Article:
Example 3: Implementation
In ROCkeTS, the impact of a new test will depend on GP confidence to change the patient pathway and stop referring patients to secondary care. There is no evidence on the thresholds in diagnostic accuracy that a test would have to perform at to change practice.
We identified 10 common themes underlying the challenges that are more pronounced and in some instances unique in test evaluation compared to intervention trials (Table 2). We illustrate these themes with examples from 10 trials, including with 31 specific challenges we experienced. Some themes were expected such as for reference standards, but others such as challenges accessing patient populations were unanticipated. In most cases, the realisation of these challenges earlier in the trial would have greatly aided trial management.
Design and management of test evaluation trials clearly pose different challenges to intervention trials. Recognition of specialist skills needed and training for CTUs in design and management of test evaluation trials will be important to increase success. Having a clear understanding of these specialist challenges allows strategies to address them to be incorporated into the project management plan to improve the trial delivery. These strategies may well start at the grant application stage and influence many aspects of the design and management. As with intervention trials, the effectiveness of the strategies needs to be reviewed on an ongoing basis during the lifecycle of the trial.
This project focus group considered 10 test accuracy trials across a range of diseases managed at BCTU or analysed within the Test Evaluation Group at the University of Birmingham. Including 10 trials and 8 trialists was a limitation of our study; a broader range of trials or opinions from trial managers at other trials units may have identified additional issues. The current literature on trial management focusses on interventional trials and we are not aware of other studies providing this practical trial management experience for diagnostic accuracy trials to aid future trials and trialists. This paper focused on trial management and did not aim to include all issues in test evaluation trials relevant to clinicians, research nurses, patients, statisticians and other stakeholders. There clearly is the need for a larger project on this topic including these other perspectives.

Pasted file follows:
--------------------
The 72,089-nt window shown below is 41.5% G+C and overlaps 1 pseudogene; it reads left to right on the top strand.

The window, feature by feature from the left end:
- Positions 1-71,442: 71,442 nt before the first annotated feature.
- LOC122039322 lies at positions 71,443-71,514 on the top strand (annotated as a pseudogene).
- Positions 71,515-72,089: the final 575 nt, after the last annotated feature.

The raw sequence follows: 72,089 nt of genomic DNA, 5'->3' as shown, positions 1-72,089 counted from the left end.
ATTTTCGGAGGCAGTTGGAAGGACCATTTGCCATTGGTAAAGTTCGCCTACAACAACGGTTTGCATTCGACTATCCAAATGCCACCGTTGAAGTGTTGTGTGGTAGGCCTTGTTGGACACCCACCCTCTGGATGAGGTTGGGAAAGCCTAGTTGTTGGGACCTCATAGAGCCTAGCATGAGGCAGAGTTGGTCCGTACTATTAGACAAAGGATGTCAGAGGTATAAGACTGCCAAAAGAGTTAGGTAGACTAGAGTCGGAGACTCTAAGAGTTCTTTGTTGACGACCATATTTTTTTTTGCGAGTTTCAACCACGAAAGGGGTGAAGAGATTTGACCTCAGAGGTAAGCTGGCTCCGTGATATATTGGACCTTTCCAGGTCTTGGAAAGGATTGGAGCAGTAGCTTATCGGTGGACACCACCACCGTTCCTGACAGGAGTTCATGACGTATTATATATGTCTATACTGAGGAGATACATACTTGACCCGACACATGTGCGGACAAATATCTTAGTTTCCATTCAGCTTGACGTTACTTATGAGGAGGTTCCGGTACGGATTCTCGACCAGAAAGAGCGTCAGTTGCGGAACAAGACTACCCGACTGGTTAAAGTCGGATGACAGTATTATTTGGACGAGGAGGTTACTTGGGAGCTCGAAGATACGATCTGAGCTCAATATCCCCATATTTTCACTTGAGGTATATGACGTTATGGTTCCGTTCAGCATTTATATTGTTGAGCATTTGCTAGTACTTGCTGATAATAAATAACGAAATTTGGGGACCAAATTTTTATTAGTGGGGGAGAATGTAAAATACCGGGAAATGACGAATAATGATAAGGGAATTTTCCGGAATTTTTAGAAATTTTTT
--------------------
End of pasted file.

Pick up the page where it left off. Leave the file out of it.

This paper provides important insight into improving the design and delivery of clinical trials in test evaluation, as well as identifying the need for further work.
Test evaluation trials are fundamental to the improving diagnosis of disease and decision-making for efficient and effective patient treatment pathways. Ensuring the quality of data and the clinical relevance of the recruited participants are dependent on trial design and management practices that are tailored specifically to test evaluation trials.
We provide a list of 10 themes, including 31 challenges, to prompt discussion of practical challenges that can arise in a diagnostic evaluation trial. Early recognition of these issues can greatly aid the design and management of future test evaluation trials.
Availability of data and materials
Not applicable. The trials discussed in this publication will be published or have been published separately. This project did not generate data or materials.
Birmingham Clinical Trials Unit
Medical Research Council
UK National Institute Health Research
Patient information sheet
General practitioner (primary care physician)
Diagnostic test accuracy
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Dr. William McKinnon, trial team leader (GBS-2)
Chief investigators of the trials discussed:
Prof Tariq Iqbal (ENDCaP-C)
Prof Edward Lamb (eGFRC)
Dr. Pallavi Latthe (BUS)
Prof Ajit Lalvani (IDEA)
Prof Khalid Khan (MEDAL)
Prof Hisham Mehanna (ElaTION)
Prof Dion Morton (ENDCaP-C)
Prof Sudha Sundar (ROCkeTS)
Prof Stuart Taylor (METRIC and STREAMLINE)
Prof Shakila Thangaratinam (GBS-2)
This study/project is funded by the National Institute for Health Research (NIHR; see Table 1 for the name of the NIHR programme and project reference). The views expressed are those of the authors and not necessarily those of the NIHR or the Department of Health and Social Care.
SM is supported by grant funding from the National Institute for Health Research (NIHR), Cancer Research UK, National Cancer Imaging Accelerator (NCITA), University College London (UCL) and UCL Hospital Biomedical Research Centre. JJD is supported by the NIHR Birmingham Biomedical Research Centre at the University Hospitals Birmingham NHS Foundation Trust.
Ethics approval and consent to participate
All trials discussed in this paper had the requisite ethical approvals in place prior to the start of recruitment. As this project is a reflection of the challenges faced by the trial managers in managing test evaluation trials, no further ethical approval was required.
Consent for publication
Our manuscript contains no individual person’s data in any form, so no consent was required. All the authors have reviewed the manuscript, had an opportunity to comment and agree to its publication.
The authors declare that they have no competing interests.
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Rick, C., Mallett, S., Brown, J. et al. Test evaluation trials present different challenges for trial managers compared to intervention trials. Trials 21, 987 (2020). https://doi.org/10.1186/s13063-020-04861-7
- Diagnostic test accuracy
- Test evaluation
- Randomised controlled trials
- Clinical trial
- Sensitivity and specificity